How to Manage Micro-sites with Drupal 8?

Numerous situations might come about where you may be tempted to create a series of microsites for the organisation or business you own. It can be anything—launching a new product, starting a new service, advertising an event etc. And when you’re with Drupal, the list of benefits and advantages are endless. Below are the detailed advantages of launching and running microsites with the help of Drupal.

Ever since its original version came out Drupal has ingrained a feature for the sake of running multi-sites. This involved the running of many sites from one single code-base installation, which means that they share the same core system and contribute various themes and custom modules. Every single multi-site has a database, configuration, settings, content etc. This means that it is possible to carry out more than one update. Therefore, multi-sites could actually be an option.

There are reasons micro-sites should be used. For example, it is quite a compelling option to have a single database to maintain. It would be useless to use forked codebases since they would become unloved too soon. Also, using multi-sites would imply that only a single hosting platform needs to be maintained. This also construes a huge advantage.

Secondly, if you do micro-site installations,  they would be able to make much better use of resources in the server, physical, personnel, and the financial fields. Because micro-sites of a single entity would share a common core and other modules, that code would only need to go once into the Op-code cache. By this, server resources are saved to a greater extent.

It should be noted that several proposals have already come forward to decrease support for micro-sites in Drupal, maybe even eradicate it completely. The basic argument is that micro-sites are old-fashioned. However, this is rarely true, especially where the developments by Git and Composer are concerned. This is the modern approach to multi-sites: The same code with different sites. This is what makes them so popular with website creators.

However, using Drupal is not completely free of problems. It is difficult to handle traffic spikes in one channel when it spills over to the others. Micro-sites usually make use of a common database server which often tolerates a huge amount of load. If one database is heavily loaded, then it may cause a domino effect, slowing down other databases. Running updates is also an issue. However, there are a lot of mechanisms to mitigate those. They are as follows:

  • Do not employ or use a code which has not been tested out in a full-fledged manner.
  • Always include staging and quality assurance phases as part of the release process. By following these two phases, you allow yourself more opportunities to detect and correct errors.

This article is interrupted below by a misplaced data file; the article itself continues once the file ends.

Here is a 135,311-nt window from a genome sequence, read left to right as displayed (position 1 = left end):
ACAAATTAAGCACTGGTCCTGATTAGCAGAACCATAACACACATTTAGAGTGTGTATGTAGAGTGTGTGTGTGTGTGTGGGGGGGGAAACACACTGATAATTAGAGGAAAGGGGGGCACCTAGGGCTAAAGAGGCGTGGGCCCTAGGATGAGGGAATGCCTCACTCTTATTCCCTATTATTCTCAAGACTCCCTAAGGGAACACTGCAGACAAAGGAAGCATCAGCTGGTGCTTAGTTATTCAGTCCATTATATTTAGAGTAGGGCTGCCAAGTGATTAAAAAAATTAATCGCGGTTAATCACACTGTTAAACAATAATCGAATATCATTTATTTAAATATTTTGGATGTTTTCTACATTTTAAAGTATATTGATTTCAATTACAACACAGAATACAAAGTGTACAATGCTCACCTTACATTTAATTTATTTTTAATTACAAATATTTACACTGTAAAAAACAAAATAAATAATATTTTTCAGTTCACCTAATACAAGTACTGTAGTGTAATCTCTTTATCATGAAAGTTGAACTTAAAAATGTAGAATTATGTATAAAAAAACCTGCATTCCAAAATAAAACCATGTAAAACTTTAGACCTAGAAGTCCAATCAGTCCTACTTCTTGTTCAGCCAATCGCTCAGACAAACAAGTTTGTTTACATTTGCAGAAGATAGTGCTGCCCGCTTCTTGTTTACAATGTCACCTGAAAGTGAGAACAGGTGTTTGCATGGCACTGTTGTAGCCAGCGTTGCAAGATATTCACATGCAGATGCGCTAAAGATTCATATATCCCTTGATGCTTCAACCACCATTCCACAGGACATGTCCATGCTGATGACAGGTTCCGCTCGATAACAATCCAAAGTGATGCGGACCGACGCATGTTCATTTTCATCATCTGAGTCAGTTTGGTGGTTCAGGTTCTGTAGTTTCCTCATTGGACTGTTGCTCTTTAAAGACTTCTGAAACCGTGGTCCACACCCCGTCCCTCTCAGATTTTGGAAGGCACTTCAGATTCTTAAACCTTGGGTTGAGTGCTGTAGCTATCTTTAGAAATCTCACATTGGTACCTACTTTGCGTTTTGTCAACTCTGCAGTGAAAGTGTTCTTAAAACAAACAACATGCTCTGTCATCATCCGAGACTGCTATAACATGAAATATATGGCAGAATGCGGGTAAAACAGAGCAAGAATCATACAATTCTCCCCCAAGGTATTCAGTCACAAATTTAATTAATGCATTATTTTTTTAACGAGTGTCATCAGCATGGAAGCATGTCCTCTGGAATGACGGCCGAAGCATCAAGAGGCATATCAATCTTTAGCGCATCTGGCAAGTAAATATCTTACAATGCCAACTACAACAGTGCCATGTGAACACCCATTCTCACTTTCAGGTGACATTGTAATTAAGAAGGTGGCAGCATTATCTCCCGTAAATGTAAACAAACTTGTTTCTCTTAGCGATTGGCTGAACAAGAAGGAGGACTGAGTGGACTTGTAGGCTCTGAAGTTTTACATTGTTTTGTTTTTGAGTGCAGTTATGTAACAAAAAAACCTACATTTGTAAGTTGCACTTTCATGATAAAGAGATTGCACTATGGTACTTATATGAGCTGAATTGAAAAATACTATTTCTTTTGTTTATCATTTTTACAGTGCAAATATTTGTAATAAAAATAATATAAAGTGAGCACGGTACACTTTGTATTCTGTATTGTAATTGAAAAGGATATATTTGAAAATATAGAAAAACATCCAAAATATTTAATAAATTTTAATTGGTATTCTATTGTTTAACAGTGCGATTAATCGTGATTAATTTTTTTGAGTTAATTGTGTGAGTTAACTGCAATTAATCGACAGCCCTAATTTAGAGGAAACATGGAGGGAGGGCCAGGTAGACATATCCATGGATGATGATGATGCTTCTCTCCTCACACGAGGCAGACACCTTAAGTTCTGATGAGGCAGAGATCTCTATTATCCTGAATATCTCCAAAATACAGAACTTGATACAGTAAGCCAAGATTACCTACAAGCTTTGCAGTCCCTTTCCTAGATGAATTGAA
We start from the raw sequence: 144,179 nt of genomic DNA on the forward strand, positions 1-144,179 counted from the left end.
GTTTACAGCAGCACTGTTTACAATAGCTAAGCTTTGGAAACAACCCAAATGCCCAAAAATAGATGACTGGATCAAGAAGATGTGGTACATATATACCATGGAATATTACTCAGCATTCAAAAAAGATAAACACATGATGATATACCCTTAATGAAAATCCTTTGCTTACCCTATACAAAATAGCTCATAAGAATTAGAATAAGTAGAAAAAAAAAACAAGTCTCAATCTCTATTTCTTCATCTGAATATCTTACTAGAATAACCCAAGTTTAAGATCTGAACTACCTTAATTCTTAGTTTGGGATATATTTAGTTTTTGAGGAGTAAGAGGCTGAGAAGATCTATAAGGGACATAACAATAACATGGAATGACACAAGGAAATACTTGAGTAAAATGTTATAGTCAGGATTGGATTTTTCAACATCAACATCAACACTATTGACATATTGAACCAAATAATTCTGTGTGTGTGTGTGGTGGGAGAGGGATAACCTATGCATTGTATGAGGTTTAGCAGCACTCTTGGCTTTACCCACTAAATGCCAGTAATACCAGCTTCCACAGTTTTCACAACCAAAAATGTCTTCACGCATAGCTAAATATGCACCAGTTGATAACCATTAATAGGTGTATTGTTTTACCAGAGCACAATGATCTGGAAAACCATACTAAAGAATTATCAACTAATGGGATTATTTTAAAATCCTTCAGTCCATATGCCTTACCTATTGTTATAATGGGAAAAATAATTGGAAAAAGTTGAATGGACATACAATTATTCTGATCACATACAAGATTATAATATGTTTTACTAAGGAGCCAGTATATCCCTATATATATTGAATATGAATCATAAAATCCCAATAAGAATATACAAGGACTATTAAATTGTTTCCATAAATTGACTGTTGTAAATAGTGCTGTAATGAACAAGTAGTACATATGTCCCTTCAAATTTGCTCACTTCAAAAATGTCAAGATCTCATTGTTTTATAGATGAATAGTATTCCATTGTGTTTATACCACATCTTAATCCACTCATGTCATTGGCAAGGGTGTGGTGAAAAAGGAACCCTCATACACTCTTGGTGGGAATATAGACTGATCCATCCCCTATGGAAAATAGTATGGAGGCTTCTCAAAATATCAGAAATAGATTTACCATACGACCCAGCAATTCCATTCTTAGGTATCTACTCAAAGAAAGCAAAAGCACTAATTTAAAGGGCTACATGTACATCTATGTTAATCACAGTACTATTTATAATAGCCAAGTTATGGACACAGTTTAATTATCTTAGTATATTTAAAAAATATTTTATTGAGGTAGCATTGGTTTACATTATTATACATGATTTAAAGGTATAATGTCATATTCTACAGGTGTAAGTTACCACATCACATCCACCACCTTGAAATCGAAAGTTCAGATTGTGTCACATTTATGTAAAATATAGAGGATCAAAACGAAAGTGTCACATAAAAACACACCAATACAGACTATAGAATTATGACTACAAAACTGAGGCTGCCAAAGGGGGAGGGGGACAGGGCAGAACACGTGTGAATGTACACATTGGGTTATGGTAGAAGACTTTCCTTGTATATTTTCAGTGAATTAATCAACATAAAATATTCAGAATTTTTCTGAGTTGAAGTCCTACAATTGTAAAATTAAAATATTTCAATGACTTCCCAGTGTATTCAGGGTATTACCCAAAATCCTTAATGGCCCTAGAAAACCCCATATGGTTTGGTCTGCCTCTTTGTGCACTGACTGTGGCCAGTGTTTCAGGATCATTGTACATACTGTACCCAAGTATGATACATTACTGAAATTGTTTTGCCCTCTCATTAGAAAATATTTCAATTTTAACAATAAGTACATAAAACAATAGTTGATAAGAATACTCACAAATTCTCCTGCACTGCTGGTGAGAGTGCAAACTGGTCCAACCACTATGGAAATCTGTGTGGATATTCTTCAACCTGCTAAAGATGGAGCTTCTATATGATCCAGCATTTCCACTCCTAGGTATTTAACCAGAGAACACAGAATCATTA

• Whether it is a shell script or continuous integration tool, it is always the best idea to automate every tool.
  • The database codes should be designed so that they would be able to take care of the intervals before the database is updated. With more volatile updates, it is important that the time and day of the week are chosen carefully.  
  • Every single micro-site would require a different database, so you really could not manage all the content from a single site. That would involve a lot of posting and pulling of content from one place to another.

As we near the end of this article, we might just want to take a look at the other kinds of approaches to micro-site building using Drupal. A few are as follows:

Domain Access: To define the ‘domain access’, it is a collection of modules that arm the user with the right tools to run a group of affiliated sites from a single Drupal installation and one shared database. By using this module, you would be able to share content, configurations and user activity across a collection of sites.

Organic Groups: “Organic group” is a tool that allows a person to build a group within the Drupal site. Each such group would have its own user, moderator/s, administrative group, thread list, menu, and content.

Git: This is the best option so far and will give you innumerable advantages, such as independence of sites, design, single codebase and much stronger control over the updates.

Overall, it remains to be seen whether the trend of micro-sites endures the test of time in the near and distant future.

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